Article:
“Some of the signs that indicate if someone might be thinking about suicide are; giving away prized possessions, trying to get their affairs in order, withdrawing from others, give subtle clues that they’re thinking about suicide, for instance saying things like, “it doesn’t really matter, because you won’t have to worry about me anymore.” Sometimes, depending on what they believe, there can be anger at God or there can be some sense of peace if they think that death will provide a peace of mind. Most of it has to do with depression because most of the suicides that we notice are related to depression. Signs that suggest clinical depression could be warning signs that someone is thinking about suicide. Those signs include; sadness, crying, withdrawal, concentration issues, sleep and eating issues, agitation, irritability. These things might suggest someone may be experiencing clinical depression. For college students, they may reach out on social media and post things that suggest they’re suffering, or they may drop off of it completely.”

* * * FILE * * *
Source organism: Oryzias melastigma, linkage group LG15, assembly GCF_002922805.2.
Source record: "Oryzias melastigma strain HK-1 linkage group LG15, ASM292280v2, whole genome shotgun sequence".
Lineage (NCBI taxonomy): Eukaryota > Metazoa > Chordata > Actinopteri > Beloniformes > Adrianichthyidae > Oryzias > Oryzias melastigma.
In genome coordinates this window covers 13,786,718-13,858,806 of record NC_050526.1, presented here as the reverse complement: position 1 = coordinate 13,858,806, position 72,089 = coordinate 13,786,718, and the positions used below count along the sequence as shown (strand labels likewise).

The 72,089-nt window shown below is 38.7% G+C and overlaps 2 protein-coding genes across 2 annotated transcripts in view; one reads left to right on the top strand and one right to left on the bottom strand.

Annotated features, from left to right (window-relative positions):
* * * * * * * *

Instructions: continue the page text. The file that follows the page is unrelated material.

What advice would you give to a person who is friends with someone who is contemplating suicide?
“Typically when you think about suicide, there is at least one problem, usually many problems, going on and the person does not know how to solve the problem, so they think of suicide as the solution. If the person contemplating is a UNT student, then I would suggest their friend call the Dean of Students and ask about their CARE Team referral. The Dean of Students office can actually ask someone to come in, talk to them, and find out what’s going on. Therapists cannot go out to talk to someone, because they have to come to us and consent to treatment. However, we can help make sure that the student is reached out to and offered assistance. If it is life-threatening, then we can contact the police to get involved. If they are not a student, then they could call us and we can refer them to different options.”